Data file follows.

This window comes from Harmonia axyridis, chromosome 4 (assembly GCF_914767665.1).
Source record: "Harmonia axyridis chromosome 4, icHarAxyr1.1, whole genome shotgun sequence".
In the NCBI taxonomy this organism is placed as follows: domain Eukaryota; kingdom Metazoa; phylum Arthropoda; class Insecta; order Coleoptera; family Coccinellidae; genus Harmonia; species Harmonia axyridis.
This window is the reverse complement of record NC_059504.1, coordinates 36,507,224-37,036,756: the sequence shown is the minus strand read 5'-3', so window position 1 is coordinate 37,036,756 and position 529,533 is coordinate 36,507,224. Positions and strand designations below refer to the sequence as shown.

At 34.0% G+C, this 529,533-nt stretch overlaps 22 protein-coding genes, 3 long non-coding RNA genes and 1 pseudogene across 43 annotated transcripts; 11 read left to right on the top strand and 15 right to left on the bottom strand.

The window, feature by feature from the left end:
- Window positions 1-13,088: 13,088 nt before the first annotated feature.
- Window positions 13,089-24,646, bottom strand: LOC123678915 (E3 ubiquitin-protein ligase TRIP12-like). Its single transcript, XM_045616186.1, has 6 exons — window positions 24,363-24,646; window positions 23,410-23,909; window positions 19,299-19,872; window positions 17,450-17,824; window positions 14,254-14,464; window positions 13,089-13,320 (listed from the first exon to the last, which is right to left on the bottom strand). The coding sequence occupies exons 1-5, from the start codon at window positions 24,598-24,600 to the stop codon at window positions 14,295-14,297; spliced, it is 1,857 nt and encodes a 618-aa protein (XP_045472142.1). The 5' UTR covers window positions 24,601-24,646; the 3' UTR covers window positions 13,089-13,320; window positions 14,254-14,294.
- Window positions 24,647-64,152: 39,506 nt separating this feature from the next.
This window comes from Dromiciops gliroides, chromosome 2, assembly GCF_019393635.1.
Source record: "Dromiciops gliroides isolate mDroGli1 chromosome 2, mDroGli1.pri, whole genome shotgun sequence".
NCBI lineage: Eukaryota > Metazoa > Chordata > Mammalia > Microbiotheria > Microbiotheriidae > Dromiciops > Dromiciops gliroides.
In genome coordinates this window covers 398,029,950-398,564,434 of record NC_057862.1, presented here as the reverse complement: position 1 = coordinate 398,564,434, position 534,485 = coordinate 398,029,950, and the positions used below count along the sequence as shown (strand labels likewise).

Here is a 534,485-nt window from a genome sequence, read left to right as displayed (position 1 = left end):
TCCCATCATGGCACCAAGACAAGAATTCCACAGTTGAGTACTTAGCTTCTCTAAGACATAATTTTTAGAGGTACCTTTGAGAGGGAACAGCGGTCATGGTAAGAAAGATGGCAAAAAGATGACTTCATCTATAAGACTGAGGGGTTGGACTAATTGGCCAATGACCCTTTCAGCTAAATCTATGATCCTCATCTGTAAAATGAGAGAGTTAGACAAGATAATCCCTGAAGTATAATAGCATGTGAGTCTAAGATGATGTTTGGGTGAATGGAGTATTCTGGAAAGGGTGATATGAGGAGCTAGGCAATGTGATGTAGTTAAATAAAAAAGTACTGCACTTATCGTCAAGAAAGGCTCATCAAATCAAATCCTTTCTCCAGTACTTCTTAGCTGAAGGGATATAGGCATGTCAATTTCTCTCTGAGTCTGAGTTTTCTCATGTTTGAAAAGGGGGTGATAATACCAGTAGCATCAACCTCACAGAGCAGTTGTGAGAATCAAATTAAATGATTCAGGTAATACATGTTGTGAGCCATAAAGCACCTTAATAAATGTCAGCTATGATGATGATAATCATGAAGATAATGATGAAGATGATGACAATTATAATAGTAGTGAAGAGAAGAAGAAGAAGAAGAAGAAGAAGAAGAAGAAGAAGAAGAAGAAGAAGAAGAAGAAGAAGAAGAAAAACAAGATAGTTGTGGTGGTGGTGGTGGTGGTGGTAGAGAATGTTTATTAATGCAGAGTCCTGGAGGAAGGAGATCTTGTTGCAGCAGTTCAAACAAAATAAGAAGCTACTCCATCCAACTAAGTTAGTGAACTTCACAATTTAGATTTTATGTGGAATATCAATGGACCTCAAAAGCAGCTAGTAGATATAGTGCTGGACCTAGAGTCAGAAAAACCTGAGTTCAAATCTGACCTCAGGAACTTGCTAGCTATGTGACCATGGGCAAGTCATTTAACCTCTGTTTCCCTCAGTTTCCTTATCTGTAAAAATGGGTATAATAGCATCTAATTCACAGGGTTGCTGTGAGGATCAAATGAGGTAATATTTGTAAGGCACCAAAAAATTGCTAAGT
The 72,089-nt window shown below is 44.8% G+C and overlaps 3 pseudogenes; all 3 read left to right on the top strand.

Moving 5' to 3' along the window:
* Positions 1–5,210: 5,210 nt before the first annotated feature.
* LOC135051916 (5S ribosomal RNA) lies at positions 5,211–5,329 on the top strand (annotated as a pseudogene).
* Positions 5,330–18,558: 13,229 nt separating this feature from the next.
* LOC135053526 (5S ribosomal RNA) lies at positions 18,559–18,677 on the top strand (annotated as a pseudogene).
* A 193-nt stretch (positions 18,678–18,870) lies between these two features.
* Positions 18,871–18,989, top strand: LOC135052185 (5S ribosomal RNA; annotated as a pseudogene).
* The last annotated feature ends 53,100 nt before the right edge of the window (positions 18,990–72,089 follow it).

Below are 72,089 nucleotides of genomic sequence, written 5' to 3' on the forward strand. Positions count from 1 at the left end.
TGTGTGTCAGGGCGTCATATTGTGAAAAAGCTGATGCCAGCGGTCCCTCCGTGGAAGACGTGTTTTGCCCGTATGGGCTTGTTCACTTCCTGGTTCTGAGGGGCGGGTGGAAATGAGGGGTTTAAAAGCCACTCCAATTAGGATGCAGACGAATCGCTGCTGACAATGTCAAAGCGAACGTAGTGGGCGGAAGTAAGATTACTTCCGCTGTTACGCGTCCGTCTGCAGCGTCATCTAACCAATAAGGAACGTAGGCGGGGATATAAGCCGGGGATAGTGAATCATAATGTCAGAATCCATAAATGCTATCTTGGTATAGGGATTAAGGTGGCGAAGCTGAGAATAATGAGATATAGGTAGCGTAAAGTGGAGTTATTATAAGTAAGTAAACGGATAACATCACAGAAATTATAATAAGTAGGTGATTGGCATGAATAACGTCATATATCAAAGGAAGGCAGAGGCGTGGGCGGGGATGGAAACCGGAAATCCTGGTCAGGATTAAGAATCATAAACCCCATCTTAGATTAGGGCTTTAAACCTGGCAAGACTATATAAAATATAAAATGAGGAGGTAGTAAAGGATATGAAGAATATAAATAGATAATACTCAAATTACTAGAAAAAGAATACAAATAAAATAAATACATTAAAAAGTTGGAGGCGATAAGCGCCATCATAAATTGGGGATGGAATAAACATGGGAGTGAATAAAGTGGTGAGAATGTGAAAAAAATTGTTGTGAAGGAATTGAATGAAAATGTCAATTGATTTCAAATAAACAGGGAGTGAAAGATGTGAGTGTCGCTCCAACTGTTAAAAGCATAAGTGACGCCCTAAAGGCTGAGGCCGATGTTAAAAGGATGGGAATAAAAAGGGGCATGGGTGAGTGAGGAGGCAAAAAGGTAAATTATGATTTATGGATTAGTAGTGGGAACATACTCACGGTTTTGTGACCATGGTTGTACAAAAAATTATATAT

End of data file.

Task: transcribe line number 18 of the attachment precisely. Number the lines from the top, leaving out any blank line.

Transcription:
* Positions 1–5,210: 5,210 nt before the first annotated feature.